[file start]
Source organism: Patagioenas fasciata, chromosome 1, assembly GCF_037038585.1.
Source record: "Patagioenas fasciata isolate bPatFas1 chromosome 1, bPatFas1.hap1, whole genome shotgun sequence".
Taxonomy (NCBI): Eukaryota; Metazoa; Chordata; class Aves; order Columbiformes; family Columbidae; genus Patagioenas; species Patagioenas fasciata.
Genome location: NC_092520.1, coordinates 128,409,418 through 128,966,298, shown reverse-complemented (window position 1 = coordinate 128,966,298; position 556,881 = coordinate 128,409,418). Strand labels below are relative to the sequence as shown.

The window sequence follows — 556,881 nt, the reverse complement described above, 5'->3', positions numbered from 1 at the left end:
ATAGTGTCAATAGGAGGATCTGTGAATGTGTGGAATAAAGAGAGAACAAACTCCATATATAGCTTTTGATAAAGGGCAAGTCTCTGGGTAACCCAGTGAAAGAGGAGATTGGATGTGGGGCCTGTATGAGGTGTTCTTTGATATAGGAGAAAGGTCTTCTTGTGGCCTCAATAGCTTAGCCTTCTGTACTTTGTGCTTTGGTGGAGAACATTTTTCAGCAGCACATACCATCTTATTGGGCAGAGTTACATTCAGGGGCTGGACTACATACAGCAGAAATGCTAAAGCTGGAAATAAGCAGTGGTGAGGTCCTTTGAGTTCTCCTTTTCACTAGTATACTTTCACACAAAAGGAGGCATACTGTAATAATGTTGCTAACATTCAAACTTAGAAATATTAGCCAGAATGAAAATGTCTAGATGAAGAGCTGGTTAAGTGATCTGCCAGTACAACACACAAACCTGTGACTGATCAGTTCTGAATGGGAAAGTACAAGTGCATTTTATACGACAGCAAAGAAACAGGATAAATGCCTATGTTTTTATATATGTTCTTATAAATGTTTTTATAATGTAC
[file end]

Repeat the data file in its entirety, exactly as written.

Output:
Source organism: Patagioenas fasciata, chromosome 1, assembly GCF_037038585.1.
Source record: "Patagioenas fasciata isolate bPatFas1 chromosome 1, bPatFas1.hap1, whole genome shotgun sequence".
Taxonomy (NCBI): Eukaryota; Metazoa; Chordata; class Aves; order Columbiformes; family Columbidae; genus Patagioenas; species Patagioenas fasciata.
Genome location: NC_092520.1, coordinates 128,409,418 through 128,966,298, shown reverse-complemented (window position 1 = coordinate 128,966,298; position 556,881 = coordinate 128,409,418). Strand labels below are relative to the sequence as shown.

The window sequence follows — 556,881 nt, the reverse complement described above, 5'->3', positions numbered from 1 at the left end:
ATAGTGTCAATAGGAGGATCTGTGAATGTGTGGAATAAAGAGAGAACAAACTCCATATATAGCTTTTGATAAAGGGCAAGTCTCTGGGTAACCCAGTGAAAGAGGAGATTGGATGTGGGGCCTGTATGAGGTGTTCTTTGATATAGGAGAAAGGTCTTCTTGTGGCCTCAATAGCTTAGCCTTCTGTACTTTGTGCTTTGGTGGAGAACATTTTTCAGCAGCACATACCATCTTATTGGGCAGAGTTACATTCAGGGGCTGGACTACATACAGCAGAAATGCTAAAGCTGGAAATAAGCAGTGGTGAGGTCCTTTGAGTTCTCCTTTTCACTAGTATACTTTCACACAAAAGGAGGCATACTGTAATAATGTTGCTAACATTCAAACTTAGAAATATTAGCCAGAATGAAAATGTCTAGATGAAGAGCTGGTTAAGTGATCTGCCAGTACAACACACAAACCTGTGACTGATCAGTTCTGAATGGGAAAGTACAAGTGCATTTTATACGACAGCAAAGAAACAGGATAAATGCCTATGTTTTTATATATGTTCTTATAAATGTTTTTATAATGTAC